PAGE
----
I love the book, The Bones of Fred McFee by Eve Bunting, illustrated by Kurt Cyrus. The rhyming text and luscious illustrations make it a delight to read. I needed an activity for second grade and one of the Georgia Standards of Excellence they are exploring now is in physical science, S2P 1 b. Construct an explanation for how structures made from small pieces (linking cubes, building blocks) can be disassembled and then rearranged to make new and different structures.
I was thinking of having the students assemble something and it needed to be from supplies that I had a lot of. Thought a bit and remembered the tub full of popsicle sticks! The idea of assembling a skeleton just popped into my head and that made me think of Fred McFee.
We read the book and I showed them examples of non-fiction books that had information and illustrations of skeletons; a dictionary, an encyclopedia and a non-fiction book. I placed these on the tables and the teacher paired up the students. Each group had a dictionary with the skeleton illustration and a heap of popsicle sticks.
Initially some students asked how could they assemble a skeleton. I referred them to the illustrations and asked how they might form a head or legs. The soon got the hang of it. One of the classes did this activity on a day that they were dressed as super heroes as part of Red Ribbon Week. You’ll notice that some students posed their skeletons in super hero poses and then posed themselves for the photo!
Fourth grade is studying the American Revolution and I wanted to introduce them to primary documents as an information resource. I also wanted to acquaint them with the book, George vs George: The Revolutionary War as Seen by Both Sides by Rosalyn Schanzer. This book is a great example of the IB key concept of perspective.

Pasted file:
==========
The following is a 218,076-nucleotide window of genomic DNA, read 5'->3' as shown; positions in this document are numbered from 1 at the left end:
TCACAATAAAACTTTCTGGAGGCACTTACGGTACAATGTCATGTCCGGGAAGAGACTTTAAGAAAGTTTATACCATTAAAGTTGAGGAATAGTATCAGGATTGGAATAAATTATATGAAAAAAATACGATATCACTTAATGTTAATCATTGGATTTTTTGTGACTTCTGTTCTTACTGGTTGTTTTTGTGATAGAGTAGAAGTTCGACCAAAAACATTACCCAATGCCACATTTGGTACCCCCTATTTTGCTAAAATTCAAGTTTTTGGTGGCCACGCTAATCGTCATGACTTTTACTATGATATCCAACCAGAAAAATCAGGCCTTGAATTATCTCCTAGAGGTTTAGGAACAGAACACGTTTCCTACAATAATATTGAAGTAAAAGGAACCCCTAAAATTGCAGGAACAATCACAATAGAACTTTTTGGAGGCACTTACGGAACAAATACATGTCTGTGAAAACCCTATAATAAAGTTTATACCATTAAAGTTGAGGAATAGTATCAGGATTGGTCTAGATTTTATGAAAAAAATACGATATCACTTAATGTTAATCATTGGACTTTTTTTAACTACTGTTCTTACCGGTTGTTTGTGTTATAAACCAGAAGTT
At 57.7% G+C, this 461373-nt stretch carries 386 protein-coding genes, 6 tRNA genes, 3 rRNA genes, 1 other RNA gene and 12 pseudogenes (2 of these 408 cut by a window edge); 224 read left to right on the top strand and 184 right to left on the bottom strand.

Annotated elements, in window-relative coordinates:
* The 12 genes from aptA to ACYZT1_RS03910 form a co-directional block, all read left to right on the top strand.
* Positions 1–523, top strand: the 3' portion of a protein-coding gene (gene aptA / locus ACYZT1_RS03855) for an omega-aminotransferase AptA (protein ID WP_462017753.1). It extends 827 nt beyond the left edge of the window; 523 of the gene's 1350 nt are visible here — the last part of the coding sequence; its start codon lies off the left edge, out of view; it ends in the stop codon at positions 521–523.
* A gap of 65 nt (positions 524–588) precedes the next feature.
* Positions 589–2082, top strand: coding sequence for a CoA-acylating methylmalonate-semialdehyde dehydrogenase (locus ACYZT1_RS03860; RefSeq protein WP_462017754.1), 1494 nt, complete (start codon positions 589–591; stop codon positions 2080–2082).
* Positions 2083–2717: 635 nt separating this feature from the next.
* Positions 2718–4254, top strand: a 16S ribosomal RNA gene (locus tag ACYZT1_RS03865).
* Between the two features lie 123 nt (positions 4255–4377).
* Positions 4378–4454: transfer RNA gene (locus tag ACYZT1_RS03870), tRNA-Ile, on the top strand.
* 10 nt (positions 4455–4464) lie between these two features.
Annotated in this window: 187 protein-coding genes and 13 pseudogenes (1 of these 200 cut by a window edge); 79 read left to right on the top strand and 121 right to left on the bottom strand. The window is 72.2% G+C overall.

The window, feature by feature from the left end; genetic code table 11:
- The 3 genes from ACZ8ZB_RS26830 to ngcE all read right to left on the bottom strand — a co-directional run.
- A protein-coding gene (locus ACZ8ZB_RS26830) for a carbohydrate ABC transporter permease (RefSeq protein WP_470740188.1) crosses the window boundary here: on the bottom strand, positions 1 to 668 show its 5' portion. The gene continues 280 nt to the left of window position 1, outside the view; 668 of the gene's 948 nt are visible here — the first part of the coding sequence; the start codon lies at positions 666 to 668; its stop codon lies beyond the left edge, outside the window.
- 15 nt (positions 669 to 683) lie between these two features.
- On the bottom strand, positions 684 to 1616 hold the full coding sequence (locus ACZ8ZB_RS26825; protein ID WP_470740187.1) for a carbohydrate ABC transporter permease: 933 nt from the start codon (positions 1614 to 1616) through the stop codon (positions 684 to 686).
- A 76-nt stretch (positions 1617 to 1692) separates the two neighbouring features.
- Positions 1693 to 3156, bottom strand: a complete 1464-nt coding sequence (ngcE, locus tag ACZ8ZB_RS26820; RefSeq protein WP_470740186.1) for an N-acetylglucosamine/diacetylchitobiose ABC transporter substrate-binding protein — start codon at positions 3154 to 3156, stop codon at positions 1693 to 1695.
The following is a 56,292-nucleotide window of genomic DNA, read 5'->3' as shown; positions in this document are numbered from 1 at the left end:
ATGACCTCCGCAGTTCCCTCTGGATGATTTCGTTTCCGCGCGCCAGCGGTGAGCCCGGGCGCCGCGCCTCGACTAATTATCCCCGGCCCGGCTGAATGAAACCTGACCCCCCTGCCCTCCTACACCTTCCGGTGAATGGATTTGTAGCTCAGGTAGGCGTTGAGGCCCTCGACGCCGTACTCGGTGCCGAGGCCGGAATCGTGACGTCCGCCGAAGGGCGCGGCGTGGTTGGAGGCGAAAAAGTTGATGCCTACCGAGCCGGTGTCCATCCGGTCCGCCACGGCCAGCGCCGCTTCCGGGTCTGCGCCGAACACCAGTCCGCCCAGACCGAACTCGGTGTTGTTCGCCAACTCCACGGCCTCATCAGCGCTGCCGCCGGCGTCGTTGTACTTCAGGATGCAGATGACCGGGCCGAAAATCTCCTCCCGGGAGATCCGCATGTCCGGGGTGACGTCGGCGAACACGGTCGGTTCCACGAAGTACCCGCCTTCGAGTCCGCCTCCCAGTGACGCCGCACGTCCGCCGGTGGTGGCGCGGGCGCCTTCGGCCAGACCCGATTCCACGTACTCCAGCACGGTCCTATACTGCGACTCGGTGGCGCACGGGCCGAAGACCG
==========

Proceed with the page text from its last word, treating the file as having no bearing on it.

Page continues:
Borrowing an Idea from WritingFix
I found a lesson plan on Writingfix.com and used the first part of it (http://writingfix.com/WAC/HistoryFix/George_vs_George1.htm) which used portraits of George Washington and King George. The website also provided a graphic organizer for the students to use to analyze the primary source document. This was also an opportunity to have the students practice making inferences, an ELA skill they work on in this grade level. I marked the word, “infer” in dictionaries and had one student read the definition while the others followed along.
Model First and then Small Group Work
First I modeled what the students were going to do. I have a large poster of a portrait of Paul Revere from a collection of posters, Picturing America: America’s History Through Our Nation’s Art, from a grant from the National Endowment for the Humanities. This portrait by John Singleton Copley is a good way to have the students, as a whole group, work through “reading” this painting. They noticed the tea pot, the tools, his plain clothes, etc. Then they brainstormed what that might mean (inferring) about this person (I covered up his name). Then they worked in small groups looking at the two portraits.
Two Men-What Can We Infer?